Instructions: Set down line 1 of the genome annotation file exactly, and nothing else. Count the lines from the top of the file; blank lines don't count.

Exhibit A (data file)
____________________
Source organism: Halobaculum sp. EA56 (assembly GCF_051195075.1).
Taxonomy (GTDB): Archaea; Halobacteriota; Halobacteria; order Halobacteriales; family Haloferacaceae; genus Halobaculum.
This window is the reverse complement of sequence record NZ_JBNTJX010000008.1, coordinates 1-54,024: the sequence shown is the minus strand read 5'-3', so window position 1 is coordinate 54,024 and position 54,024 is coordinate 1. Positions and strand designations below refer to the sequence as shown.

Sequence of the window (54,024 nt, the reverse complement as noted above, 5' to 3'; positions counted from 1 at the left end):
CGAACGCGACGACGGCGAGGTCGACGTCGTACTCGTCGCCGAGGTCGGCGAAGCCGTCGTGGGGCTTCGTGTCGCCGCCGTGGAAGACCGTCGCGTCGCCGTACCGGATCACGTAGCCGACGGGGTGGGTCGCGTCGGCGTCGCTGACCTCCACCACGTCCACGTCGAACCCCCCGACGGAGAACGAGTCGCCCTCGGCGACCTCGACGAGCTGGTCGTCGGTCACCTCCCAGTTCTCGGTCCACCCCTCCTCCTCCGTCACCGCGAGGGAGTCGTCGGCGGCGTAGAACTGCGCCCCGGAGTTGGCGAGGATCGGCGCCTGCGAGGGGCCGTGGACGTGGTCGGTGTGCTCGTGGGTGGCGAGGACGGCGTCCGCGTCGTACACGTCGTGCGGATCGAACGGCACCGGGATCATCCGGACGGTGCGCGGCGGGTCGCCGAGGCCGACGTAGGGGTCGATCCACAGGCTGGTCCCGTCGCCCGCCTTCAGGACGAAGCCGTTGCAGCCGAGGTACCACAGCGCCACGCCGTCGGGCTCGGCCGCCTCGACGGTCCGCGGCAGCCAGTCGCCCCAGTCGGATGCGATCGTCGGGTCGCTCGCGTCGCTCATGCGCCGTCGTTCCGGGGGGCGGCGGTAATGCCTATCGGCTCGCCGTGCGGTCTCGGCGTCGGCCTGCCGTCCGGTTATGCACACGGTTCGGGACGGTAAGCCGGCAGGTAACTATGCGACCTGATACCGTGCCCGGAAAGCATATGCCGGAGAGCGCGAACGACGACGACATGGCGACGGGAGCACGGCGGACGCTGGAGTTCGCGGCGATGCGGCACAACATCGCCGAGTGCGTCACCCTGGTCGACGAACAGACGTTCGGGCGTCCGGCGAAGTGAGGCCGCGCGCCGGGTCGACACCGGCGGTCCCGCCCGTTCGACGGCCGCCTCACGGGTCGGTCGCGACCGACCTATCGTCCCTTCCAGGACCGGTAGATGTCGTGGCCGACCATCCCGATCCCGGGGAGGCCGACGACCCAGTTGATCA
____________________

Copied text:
Source organism: Halobaculum sp. EA56 (assembly GCF_051195075.1).